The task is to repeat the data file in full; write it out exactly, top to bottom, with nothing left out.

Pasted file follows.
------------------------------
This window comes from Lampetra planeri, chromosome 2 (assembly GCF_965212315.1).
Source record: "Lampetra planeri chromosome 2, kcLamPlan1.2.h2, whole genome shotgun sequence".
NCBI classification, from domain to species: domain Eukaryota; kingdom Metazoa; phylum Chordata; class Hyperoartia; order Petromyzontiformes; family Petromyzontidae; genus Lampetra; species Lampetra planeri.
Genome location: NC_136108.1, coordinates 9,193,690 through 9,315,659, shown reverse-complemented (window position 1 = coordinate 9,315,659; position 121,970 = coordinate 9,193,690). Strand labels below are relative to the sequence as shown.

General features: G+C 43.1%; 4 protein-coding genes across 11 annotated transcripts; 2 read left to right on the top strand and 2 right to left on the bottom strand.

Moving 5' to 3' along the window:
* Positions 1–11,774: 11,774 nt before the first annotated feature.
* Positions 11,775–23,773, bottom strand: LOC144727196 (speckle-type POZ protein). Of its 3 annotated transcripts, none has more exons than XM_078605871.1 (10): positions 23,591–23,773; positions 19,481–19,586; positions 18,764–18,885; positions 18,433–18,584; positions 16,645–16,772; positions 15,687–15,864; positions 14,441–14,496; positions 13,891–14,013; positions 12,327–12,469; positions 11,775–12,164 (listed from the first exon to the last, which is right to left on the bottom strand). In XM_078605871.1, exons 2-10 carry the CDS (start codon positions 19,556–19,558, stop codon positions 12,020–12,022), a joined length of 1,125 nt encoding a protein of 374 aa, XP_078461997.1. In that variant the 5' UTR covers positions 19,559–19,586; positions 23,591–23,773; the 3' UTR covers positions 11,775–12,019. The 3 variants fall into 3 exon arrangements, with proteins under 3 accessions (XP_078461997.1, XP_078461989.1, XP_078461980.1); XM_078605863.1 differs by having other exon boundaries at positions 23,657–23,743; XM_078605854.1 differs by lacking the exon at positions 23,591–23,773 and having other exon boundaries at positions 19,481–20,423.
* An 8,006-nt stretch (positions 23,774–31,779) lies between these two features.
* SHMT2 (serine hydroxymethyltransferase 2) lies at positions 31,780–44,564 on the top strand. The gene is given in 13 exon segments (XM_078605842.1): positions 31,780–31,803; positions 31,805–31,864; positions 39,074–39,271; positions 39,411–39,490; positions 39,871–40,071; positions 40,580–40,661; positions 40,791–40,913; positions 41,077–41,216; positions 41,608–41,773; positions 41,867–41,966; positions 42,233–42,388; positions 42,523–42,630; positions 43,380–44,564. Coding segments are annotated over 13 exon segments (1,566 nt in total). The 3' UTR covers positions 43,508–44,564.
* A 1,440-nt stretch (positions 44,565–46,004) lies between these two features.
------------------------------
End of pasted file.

This window comes from Lampetra planeri, chromosome 2 (assembly GCF_965212315.1).
Source record: "Lampetra planeri chromosome 2, kcLamPlan1.2.h2, whole genome shotgun sequence".
NCBI classification, from domain to species: domain Eukaryota; kingdom Metazoa; phylum Chordata; class Hyperoartia; order Petromyzontiformes; family Petromyzontidae; genus Lampetra; species Lampetra planeri.
Genome location: NC_136108.1, coordinates 9,193,690 through 9,315,659, shown reverse-complemented (window position 1 = coordinate 9,315,659; position 121,970 = coordinate 9,193,690). Strand labels below are relative to the sequence as shown.

General features: G+C 43.1%; 4 protein-coding genes across 11 annotated transcripts; 2 read left to right on the top strand and 2 right to left on the bottom strand.

Moving 5' to 3' along the window:
* Positions 1–11,774: 11,774 nt before the first annotated feature.
* Positions 11,775–23,773, bottom strand: LOC144727196 (speckle-type POZ protein). Of its 3 annotated transcripts, none has more exons than XM_078605871.1 (10): positions 23,591–23,773; positions 19,481–19,586; positions 18,764–18,885; positions 18,433–18,584; positions 16,645–16,772; positions 15,687–15,864; positions 14,441–14,496; positions 13,891–14,013; positions 12,327–12,469; positions 11,775–12,164 (listed from the first exon to the last, which is right to left on the bottom strand). In XM_078605871.1, exons 2-10 carry the CDS (start codon positions 19,556–19,558, stop codon positions 12,020–12,022), a joined length of 1,125 nt encoding a protein of 374 aa, XP_078461997.1. In that variant the 5' UTR covers positions 19,559–19,586; positions 23,591–23,773; the 3' UTR covers positions 11,775–12,019. The 3 variants fall into 3 exon arrangements, with proteins under 3 accessions (XP_078461997.1, XP_078461989.1, XP_078461980.1); XM_078605863.1 differs by having other exon boundaries at positions 23,657–23,743; XM_078605854.1 differs by lacking the exon at positions 23,591–23,773 and having other exon boundaries at positions 19,481–20,423.
* An 8,006-nt stretch (positions 23,774–31,779) lies between these two features.
* SHMT2 (serine hydroxymethyltransferase 2) lies at positions 31,780–44,564 on the top strand. The gene is given in 13 exon segments (XM_078605842.1): positions 31,780–31,803; positions 31,805–31,864; positions 39,074–39,271; positions 39,411–39,490; positions 39,871–40,071; positions 40,580–40,661; positions 40,791–40,913; positions 41,077–41,216; positions 41,608–41,773; positions 41,867–41,966; positions 42,233–42,388; positions 42,523–42,630; positions 43,380–44,564. Coding segments are annotated over 13 exon segments (1,566 nt in total). The 3' UTR covers positions 43,508–44,564.
* A 1,440-nt stretch (positions 44,565–46,004) lies between these two features.